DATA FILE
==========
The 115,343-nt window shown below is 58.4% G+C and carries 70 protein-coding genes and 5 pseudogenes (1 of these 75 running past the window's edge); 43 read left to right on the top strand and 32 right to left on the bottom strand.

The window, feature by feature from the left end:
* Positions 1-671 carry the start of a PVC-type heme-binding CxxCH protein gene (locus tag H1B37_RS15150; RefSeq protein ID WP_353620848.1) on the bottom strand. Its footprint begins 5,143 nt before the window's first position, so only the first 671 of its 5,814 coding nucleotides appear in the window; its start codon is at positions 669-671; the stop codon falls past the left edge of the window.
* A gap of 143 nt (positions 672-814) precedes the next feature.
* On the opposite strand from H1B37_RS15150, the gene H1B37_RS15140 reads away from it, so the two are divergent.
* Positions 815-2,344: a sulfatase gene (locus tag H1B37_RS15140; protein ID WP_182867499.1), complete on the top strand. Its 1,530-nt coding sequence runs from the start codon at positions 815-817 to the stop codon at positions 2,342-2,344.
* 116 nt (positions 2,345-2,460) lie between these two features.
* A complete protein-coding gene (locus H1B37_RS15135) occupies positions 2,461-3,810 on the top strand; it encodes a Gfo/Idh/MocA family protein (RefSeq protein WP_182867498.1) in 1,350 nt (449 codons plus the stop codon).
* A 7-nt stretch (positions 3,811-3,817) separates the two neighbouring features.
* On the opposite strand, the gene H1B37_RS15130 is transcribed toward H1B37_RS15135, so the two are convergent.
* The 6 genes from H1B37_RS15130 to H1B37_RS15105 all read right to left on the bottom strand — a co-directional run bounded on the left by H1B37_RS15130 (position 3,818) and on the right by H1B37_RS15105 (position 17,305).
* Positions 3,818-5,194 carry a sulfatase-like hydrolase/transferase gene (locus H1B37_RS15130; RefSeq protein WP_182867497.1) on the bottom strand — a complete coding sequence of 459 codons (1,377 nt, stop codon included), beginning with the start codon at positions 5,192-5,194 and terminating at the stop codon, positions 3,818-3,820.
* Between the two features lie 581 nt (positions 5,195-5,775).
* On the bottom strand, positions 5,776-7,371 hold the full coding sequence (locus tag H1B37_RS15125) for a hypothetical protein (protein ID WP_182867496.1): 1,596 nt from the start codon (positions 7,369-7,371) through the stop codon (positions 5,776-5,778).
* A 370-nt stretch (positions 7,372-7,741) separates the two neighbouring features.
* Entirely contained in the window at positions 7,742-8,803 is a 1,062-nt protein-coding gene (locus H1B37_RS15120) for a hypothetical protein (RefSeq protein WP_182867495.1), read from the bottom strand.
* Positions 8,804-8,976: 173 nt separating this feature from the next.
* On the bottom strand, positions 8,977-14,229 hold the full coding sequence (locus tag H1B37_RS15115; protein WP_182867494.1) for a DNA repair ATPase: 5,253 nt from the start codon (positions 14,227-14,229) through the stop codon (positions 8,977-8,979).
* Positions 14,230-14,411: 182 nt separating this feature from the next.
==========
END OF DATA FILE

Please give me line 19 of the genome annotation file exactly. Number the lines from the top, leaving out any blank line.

* Positions 14,230-14,411: 182 nt separating this feature from the next.